4. Plan your meals.

Nothing combines health and finance goals quite like planning your meals. You can make your meal plan a section of your weekly spread: Carroll, the bullet journal's creator, likes to set up a list of meals on the left page of his notebook and a shopping list of ingredients on the right. Dividing the items by categories (like meat, produce, and pantry staples) can speed things up at the store, too. It's great to do this at home so you can check the fridge and see what you're missing. Then, when you're done shopping, note how much you spent at the bottom of the list. You can track that to develop insights about your grocery budget.

Over time, you can also create lists to help you with meal planning, perhaps "Favorite Weeknight Dinners," "Easy Work Lunches," etc. Some people also like to create a master grocery list of frequently bought items they can consult whenever they're at the store, just in case they forget to write staples down on their weekly shopping list.

5. Remember the good things.

In our flurry of to-do lists, project deadlines, and meal plans, it can be easy to forget about the things that brighten our days, whether it's an especially funny joke from a colleague or a milestone in a child's development. Create a "memories" page (don't forget to log it in your index!) where you record the great stuff that happens, and pull it out to reflect whenever you're having a gray day. Some bullet journalers like to put pages like this toward the back of their journals to separate them out from the time-oriented spreads. A memories page is also a great opportunity to bust out some thematic artwork.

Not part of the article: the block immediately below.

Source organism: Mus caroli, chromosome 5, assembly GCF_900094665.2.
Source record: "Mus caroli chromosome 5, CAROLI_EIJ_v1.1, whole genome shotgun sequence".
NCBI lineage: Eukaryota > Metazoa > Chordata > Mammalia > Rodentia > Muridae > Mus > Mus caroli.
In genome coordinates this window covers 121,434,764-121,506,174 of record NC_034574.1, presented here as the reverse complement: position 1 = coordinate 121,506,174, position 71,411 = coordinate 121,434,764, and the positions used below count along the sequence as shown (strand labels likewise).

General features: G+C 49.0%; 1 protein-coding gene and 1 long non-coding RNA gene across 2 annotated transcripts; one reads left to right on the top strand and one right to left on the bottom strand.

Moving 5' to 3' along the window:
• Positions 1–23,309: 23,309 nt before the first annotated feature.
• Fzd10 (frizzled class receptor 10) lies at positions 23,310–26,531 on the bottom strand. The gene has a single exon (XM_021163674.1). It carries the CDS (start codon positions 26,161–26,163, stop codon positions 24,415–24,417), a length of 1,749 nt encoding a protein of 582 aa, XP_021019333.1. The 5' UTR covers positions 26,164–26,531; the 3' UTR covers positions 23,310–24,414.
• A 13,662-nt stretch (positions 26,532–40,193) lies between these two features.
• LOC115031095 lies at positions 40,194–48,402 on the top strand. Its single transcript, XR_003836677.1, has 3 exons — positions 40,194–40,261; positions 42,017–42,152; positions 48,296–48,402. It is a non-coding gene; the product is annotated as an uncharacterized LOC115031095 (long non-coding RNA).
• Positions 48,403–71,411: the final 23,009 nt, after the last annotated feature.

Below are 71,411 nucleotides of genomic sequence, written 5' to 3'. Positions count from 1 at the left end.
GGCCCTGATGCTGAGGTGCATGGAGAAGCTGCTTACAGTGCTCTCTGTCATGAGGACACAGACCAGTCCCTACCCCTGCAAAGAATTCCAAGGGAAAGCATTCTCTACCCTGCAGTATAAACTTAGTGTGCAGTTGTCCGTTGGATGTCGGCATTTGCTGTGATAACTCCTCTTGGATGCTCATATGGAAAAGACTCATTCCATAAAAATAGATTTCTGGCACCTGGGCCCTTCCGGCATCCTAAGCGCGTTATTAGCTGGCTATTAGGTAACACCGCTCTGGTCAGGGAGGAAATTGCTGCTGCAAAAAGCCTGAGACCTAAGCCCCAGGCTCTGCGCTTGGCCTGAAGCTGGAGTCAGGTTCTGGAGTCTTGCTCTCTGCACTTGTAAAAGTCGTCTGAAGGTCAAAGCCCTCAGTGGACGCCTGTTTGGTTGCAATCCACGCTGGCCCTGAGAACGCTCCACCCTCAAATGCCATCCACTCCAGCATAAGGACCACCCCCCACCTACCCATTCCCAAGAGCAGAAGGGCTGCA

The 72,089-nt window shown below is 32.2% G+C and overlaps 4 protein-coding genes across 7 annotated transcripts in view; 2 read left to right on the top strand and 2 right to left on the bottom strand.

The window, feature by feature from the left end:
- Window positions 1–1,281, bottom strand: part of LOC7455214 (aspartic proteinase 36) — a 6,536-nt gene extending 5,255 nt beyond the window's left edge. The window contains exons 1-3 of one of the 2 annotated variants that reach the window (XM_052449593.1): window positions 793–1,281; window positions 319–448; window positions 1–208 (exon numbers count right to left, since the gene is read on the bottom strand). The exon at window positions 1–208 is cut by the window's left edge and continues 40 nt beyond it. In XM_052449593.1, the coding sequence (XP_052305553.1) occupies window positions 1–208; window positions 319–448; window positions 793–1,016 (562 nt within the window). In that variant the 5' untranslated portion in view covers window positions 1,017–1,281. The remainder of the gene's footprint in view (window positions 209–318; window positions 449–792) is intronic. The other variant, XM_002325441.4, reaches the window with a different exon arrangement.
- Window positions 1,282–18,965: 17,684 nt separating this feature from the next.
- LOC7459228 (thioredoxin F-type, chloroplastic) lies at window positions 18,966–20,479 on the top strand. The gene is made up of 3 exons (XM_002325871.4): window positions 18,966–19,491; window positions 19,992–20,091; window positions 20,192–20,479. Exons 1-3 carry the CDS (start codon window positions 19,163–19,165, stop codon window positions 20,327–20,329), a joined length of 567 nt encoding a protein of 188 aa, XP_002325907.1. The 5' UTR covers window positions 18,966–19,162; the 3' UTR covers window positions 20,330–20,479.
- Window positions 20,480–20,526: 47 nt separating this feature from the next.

6. Track your reading lists.

Another great way to encourage better habits is through a reading log. Like a memory log, many people like to put this toward the back of their journal, although ultimately the placement is totally up to you. You can keep track of all the books you read this year, perhaps with notes on what you thought of them—a definite resource when you're drawing up those year-end best-of lists to share with other reading pals!

7. Pair it with an app.

While the bullet journal is touted as "the analog method for the digital age," most of us don't want to go full-on analog. There's now an official companion app that will help you organize and search your old bullet journals, help you learn the method, offer prompts, and serve as a log for when you're away from your journal. It's designed as an addition to the journal, not a replacement, so you still need to put in that time with pen (or pencil, or watercolor brush) and paper.

Bullet journals also pair well with apps like Evernote—for example, you can use Evernote on your smartphone to snap photos of text you scrawl down to save digitally for later use. (Maybe those on-the-fly notes on your novel go into an Evernote notebook that you consult when you have a bit more time, for example.) That's a good option for longer-term projects that might span a couple notebooks.